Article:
Covers of the Saturday Evening Post: Seventy Years of Outstanding Illustration from America's Favorite Magazine

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Viking, 1995 - Art - 298 pages
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Here are more than 3,500 covers from the golden age of American illustration: J. C. Leyendecker's popular holiday covers, including the perennial New Year's baby; evocations of the great outdoors, particularly the American West, by N. C. Wyeth, Oliver Kemp, E. F. Wittmack, and Paul Bransom; portraits of beautiful women by talents as diverse as Harrison Fisher, W. Haskell Coffin, Neysa McMein, Penrhyn Stanlaws, Philip Boileau, and Clarence Underwood. Here also are Norman Rockwell's numerous beloved images: the barbershop quartet rehearsing - where else? - at the barbershop; the disheveled, proudly beaming schoolgirl with a black eye outside the principal's office; the small boy who's just discovered a Santa Claus costume in a bureau drawer; Rockwell's series portraits: days in the lives of a small boy and a small girl, as well as the sequence called "Gossip", and his portraits of presidential candidates and, later, other celebrities.
Jan Cohn, who has written extensively about the Saturday Evening Post, illuminates the covers in a cogent and entertaining text. While tracing the evolution of the magazine, Ms. Cohn singles out the best-loved and the most important covers, discussing the illustrators' styles and influences, and placing each image in its proper historical context. It is interesting to watch the twentieth century unfold: World War I gives way to bobbed flappers in the twenties; the thirties bow under the Great Depression, followed by World War II; the end of the war leads to the family-centered, leisure-oriented fifties, yielding to the turbulent sixties.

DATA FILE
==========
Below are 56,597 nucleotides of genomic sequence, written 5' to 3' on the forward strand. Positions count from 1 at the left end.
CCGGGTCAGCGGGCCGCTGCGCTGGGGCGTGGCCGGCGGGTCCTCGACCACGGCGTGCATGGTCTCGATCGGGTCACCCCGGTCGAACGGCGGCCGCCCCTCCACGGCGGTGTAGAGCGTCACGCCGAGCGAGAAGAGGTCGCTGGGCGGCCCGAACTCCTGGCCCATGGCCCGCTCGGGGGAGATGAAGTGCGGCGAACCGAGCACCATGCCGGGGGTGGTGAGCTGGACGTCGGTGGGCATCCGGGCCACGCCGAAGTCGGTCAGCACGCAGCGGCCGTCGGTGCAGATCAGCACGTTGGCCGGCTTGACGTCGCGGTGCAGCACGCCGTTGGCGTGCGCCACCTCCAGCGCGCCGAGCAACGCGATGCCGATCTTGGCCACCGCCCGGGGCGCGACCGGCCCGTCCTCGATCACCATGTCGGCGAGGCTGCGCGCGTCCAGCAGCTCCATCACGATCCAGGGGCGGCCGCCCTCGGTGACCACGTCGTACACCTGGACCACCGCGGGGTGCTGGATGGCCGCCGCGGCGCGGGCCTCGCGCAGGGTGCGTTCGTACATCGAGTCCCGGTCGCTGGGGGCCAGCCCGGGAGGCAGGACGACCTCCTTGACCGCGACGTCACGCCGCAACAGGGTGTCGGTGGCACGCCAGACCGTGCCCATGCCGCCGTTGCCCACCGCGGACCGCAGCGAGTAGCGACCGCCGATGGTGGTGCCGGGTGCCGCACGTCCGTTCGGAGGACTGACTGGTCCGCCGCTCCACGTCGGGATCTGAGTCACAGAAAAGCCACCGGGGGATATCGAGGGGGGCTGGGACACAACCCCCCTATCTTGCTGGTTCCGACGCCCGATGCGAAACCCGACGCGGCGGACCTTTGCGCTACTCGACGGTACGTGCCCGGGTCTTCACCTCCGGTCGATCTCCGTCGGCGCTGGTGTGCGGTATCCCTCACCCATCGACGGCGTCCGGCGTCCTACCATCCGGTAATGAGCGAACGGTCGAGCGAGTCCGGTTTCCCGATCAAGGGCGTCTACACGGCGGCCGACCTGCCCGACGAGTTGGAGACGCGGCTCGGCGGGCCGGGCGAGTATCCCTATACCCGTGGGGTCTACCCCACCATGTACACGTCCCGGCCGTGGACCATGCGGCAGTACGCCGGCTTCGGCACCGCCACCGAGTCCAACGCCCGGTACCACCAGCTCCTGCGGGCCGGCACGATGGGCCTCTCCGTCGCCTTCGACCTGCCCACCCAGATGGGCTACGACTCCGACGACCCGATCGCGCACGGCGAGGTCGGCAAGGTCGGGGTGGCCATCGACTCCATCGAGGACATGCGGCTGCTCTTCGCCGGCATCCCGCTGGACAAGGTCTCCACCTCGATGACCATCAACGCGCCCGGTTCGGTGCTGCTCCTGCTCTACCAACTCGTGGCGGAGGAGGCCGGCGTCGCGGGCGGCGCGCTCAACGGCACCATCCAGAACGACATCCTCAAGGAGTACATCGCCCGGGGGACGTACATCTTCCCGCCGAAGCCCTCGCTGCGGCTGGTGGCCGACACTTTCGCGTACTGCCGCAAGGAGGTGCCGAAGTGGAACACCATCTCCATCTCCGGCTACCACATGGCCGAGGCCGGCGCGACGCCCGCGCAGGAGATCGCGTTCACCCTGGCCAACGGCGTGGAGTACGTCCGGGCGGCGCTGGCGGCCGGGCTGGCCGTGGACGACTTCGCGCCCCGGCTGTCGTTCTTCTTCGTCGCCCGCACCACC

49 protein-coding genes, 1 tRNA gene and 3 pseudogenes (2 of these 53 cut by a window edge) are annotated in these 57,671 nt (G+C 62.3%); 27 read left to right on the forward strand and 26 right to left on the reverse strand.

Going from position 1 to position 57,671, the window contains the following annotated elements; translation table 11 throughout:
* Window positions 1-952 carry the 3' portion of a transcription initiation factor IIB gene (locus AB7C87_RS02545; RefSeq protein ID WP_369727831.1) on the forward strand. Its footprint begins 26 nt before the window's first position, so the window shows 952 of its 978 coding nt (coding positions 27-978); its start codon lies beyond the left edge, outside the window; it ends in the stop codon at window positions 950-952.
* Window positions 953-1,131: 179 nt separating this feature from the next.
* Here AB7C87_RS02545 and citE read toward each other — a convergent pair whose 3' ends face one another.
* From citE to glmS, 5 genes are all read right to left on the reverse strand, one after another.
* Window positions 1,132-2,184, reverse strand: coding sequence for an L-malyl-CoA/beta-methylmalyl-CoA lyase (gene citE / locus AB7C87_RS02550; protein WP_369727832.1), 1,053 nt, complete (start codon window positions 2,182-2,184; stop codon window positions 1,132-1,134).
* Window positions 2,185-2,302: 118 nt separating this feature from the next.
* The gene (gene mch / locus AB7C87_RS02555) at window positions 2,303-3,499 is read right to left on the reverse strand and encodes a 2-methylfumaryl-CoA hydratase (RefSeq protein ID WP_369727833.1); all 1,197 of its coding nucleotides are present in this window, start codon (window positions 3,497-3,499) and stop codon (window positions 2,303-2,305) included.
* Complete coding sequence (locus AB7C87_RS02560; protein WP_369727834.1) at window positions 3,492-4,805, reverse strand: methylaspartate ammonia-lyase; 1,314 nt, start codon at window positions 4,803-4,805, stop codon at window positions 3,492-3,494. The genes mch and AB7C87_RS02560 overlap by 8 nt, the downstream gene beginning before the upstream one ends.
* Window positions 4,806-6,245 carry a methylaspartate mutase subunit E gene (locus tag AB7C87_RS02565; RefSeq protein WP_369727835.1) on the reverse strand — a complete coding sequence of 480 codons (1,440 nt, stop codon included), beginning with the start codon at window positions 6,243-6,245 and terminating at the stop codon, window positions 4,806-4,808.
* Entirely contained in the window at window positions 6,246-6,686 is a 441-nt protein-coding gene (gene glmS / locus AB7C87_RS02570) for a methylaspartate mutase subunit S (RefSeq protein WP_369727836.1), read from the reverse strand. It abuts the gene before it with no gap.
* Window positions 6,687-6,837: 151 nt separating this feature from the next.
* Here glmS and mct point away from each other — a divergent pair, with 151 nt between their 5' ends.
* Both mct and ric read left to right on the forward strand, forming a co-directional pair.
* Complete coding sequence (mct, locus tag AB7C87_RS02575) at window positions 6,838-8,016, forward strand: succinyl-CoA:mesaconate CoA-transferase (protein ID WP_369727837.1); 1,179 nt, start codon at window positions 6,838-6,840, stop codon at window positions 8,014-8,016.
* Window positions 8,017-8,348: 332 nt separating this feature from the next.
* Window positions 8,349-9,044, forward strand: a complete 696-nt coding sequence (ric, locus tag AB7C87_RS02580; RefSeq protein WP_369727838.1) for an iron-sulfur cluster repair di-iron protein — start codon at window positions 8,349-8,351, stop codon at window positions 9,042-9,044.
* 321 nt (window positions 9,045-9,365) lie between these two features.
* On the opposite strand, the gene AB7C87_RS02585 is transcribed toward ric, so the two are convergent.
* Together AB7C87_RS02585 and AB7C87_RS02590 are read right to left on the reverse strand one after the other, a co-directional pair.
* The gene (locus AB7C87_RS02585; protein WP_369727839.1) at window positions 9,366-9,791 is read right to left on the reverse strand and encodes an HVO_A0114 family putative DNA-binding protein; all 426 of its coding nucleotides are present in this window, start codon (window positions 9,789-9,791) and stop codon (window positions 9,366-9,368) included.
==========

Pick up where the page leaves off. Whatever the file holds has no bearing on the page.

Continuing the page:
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Contents

Chapter
1
I9 IOIQI9
14
THE TWENTIES UZ
87
Copyright

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About the author (1995)

Jan Cohn is Professor of English and former Dean of Faculty at Trinity College, Connecticut.

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